A Few FAQs about Atlas


Okay, folks. It’s been more than a week since our last blog post. We admittedly already failed miserably at the not-so-lofty goal of publishing weekly posts. But we’re workin’ on it, people! As Ira Glass regularly implores, STAY WITH US.

And on that note, who’s ready for a super wonky, highly nerdy blog post?

One topic we read about, discuss, and debate often is Facebook’s continued evolution of their product offerings, both in advertising and page administration. We know this may not be the most entertaining topic to some loyal blog readers, but we’re receiving requests every day to share our opinions on such topics. So, this post is the first in many that will begin to sprinkle in more Facebook-focused content on our site, in between travel updates and photos of our Madison-area outdoor explorations. Fear not, those will continue!

As you’ve likely read about over the past couple weeks, Facebook recently launched a revised, revamped version of the Atlas advertising network it had purchased from Microsoft about a year and a half ago. We’ve already received many client questions about Atlas, what it is, how it works, and if it is indeed a super scary, super invasive Gattaca-style tool to track our every move. We wanted to toss out a few FAQs in effort to clear up misconceptions and shed some social media light on the topic.

What exactly IS Atlas? 

When Microsoft originally developed the product, Atlas served mostly as an online display advertising platform. Atlas expanded into social media just before Facebook acquired the network. The main value proposition of Facebook’s long-awaited, much-discussed Atlas revamp is a sharp focus on what the social networking giant is calling “people-based marketing,” as well as specifically prioritizing mobile.

Okaaaay, so what is “people-based marketing” and why is it something Facebook wants to invest in?

The vast majority of online consumers–about 70% according to Facebook’s public studies–see an online ad on one device and convert (buy, sign up, or take another “conversion” action) on another device. A consumer may see a Facebook ad on their iPhone, but then ultimately purchase the product on their desktop computer. This complex and cloudy path-to-purchase confuses businesses and marketers alike, making it difficult to understand where exactly to spend advertising dollars. As one of our clients recently noted, “We have so many site pixels, online channels, and ads in so many different places that I’m confused about what’s actually working the best.”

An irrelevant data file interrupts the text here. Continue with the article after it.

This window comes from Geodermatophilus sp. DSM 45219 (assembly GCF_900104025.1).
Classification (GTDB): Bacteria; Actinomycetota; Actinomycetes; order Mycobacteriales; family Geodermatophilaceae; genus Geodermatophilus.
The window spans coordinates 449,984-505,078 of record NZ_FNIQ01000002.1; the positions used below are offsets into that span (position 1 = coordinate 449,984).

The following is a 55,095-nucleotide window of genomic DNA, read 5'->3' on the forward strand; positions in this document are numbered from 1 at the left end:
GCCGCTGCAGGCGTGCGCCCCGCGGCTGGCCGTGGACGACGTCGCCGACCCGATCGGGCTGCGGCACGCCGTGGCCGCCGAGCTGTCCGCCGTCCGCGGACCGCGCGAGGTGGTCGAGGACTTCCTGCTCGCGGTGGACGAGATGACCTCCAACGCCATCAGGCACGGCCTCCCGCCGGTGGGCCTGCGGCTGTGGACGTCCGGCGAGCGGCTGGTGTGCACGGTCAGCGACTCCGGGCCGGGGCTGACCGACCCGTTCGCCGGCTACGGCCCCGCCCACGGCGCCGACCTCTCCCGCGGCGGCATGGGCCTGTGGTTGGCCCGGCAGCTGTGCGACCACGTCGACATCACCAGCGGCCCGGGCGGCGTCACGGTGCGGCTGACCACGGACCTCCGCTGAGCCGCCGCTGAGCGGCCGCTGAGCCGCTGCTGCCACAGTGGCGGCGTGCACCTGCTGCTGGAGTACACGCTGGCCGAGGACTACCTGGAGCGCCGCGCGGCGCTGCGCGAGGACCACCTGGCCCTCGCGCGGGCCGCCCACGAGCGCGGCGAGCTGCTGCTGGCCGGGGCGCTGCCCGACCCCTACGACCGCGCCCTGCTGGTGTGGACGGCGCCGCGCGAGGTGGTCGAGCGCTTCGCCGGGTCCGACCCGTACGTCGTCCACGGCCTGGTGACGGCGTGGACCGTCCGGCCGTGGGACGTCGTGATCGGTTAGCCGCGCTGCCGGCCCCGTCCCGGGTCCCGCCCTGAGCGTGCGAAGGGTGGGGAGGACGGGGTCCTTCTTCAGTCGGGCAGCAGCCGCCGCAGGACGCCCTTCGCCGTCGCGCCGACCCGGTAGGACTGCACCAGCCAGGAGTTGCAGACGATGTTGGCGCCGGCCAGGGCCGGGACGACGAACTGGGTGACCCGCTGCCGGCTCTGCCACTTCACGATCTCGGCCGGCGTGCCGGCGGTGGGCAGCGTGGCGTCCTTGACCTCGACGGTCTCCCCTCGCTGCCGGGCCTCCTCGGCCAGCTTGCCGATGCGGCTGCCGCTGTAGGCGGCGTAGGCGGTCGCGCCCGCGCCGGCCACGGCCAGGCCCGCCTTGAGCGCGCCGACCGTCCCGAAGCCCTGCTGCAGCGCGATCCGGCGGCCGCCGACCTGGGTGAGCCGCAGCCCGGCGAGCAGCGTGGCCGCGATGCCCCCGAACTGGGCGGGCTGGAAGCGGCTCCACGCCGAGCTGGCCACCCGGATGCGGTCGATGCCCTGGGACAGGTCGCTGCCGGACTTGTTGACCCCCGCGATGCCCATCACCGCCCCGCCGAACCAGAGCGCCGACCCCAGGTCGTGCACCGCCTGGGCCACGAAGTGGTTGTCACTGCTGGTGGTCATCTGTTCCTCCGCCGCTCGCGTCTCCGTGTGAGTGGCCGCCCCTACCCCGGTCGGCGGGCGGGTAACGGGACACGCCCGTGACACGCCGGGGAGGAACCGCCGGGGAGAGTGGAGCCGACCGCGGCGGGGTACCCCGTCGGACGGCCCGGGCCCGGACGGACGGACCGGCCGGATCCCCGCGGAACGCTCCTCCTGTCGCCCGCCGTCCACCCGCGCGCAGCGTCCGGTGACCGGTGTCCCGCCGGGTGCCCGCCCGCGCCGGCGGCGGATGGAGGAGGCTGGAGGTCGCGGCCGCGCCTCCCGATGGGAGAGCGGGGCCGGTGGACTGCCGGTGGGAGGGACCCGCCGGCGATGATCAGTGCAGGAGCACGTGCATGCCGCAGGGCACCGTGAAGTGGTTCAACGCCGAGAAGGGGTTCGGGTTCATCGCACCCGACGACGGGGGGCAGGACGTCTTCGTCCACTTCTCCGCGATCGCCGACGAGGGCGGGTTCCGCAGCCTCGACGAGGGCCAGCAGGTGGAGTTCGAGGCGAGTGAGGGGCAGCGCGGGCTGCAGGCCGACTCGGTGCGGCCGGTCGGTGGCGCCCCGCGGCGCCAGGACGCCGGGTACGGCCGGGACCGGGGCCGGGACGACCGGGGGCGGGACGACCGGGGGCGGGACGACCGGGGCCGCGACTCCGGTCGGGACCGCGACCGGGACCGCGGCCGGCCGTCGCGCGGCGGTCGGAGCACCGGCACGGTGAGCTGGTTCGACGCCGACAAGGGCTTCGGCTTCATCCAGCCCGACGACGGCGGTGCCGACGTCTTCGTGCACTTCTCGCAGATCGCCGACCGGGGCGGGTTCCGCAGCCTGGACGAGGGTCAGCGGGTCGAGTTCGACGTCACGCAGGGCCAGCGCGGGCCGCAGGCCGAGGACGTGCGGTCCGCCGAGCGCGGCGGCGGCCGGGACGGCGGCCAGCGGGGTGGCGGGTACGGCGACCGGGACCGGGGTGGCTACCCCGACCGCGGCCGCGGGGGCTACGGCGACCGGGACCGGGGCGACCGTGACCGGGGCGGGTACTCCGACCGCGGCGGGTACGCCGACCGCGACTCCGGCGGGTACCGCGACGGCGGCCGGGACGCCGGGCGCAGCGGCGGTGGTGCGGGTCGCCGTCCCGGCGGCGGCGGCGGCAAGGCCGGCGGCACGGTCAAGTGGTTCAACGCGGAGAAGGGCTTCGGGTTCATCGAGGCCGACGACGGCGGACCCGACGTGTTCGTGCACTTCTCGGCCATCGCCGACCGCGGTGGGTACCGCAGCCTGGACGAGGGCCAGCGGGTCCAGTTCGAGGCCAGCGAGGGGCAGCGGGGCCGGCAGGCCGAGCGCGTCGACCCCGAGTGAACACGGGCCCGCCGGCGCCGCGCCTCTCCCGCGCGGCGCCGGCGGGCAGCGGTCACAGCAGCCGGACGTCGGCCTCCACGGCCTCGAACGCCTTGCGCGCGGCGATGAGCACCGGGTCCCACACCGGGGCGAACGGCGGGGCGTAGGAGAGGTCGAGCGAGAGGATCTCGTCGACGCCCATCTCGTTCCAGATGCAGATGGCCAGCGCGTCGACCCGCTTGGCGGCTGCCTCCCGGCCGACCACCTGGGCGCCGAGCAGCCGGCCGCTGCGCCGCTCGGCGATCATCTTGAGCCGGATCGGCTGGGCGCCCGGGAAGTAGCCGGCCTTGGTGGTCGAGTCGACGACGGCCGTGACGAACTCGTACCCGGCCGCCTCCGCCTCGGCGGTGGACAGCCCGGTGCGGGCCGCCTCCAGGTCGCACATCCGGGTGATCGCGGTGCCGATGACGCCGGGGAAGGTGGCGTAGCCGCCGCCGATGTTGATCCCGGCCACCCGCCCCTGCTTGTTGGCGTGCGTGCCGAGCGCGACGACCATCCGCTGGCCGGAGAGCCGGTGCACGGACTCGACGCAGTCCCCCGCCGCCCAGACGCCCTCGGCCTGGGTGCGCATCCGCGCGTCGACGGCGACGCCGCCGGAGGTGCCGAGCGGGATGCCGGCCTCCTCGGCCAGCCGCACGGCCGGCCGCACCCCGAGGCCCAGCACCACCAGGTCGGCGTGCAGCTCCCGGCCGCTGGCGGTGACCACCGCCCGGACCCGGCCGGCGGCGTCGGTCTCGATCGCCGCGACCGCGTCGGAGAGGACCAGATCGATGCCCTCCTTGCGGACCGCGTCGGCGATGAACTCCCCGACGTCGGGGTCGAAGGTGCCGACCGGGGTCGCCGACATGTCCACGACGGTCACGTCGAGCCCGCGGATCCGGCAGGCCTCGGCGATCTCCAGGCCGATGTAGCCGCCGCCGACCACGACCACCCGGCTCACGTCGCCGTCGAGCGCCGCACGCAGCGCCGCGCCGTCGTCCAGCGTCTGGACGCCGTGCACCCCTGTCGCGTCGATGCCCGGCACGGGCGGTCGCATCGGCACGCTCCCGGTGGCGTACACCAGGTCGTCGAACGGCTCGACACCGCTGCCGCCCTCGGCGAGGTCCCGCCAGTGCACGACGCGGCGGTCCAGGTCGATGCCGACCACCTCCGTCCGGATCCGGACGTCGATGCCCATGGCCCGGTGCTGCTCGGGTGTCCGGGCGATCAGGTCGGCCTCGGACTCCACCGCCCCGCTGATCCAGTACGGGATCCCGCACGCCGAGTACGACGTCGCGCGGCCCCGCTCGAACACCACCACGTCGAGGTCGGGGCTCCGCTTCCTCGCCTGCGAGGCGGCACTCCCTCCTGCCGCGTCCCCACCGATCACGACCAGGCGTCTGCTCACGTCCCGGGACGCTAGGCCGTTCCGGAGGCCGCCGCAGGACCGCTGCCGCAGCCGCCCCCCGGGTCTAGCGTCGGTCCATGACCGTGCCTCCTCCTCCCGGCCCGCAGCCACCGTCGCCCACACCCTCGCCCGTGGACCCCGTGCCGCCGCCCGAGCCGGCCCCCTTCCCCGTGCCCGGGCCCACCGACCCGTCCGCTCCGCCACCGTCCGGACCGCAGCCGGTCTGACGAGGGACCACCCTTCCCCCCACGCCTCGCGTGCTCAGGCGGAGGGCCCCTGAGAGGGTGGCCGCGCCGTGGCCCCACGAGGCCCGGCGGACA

Facebook is attempting to solve this ongoing issue with its new version of Atlas. The updated platform will remove web cookies and instead utilize, among other tools, Facebook itself as the main connection tracking point for all conversions that take place online. Facebook is uniquely positioned to measure conversions this way because most consumers are constantly logged into Facebook on their devices, thus allowing the social network to closely track what consumers are doing on each device.

Hmm, I’m intrigued. But how is this type of online tracking new? Why is it a big deal?

If a consumer is on his/her mobile device, browsing websites, playing online game apps, or checking social networks such as Instagram, a marketer will now be able to understand where the consumer’s final click was before he/she made an online purchase and what other ads were served to that individual throughout their online experience.

So for the first time, we are going to be looking at an entirely different social tracking map of an online user. Facebook could be the first online channel to truly understand the complexities of various social tools, and how social plays into multi-channel attribution. As online marketers, we’ve confidently known that we drive both online and in-store sales and conversions, but now we can 100% prove it through a deeper, more integrated system.

Can any online activity be private ? How will Atlas positively or negatively impact my online experience?

It’s important to know that Facebook is not tracking your online history, then selling your name and email address to other organizations. Your online history is only tracked via a Facebook identifier number, known as your FB UID (Facebook unique id) and Facebook uses that information on their proprietary platform only. Furthermore, it is Facebook’s hope that Atlas will actually provide users with an improved online experience because it’s one more step of eliminating irrelevant online “noise” by providing more relevant information and targeted advertisements that you would most likely find interesting as you travel throughout the desktop and mobile web. Furthermore, and perhaps most importantly given the ongoing confusion surrounding this revamp, the roll out of Atlas is currently only for a select number of agencies and is not available to all online marketers. It’s unclear how soon Atlas will be available to all social marketers, big and small. Perhaps within the next six months, but Facebook has not confirmed the public release date.

I still have questions! Where can I read more about Atlas? 

More information and helpful articles about Atlas can be found here:




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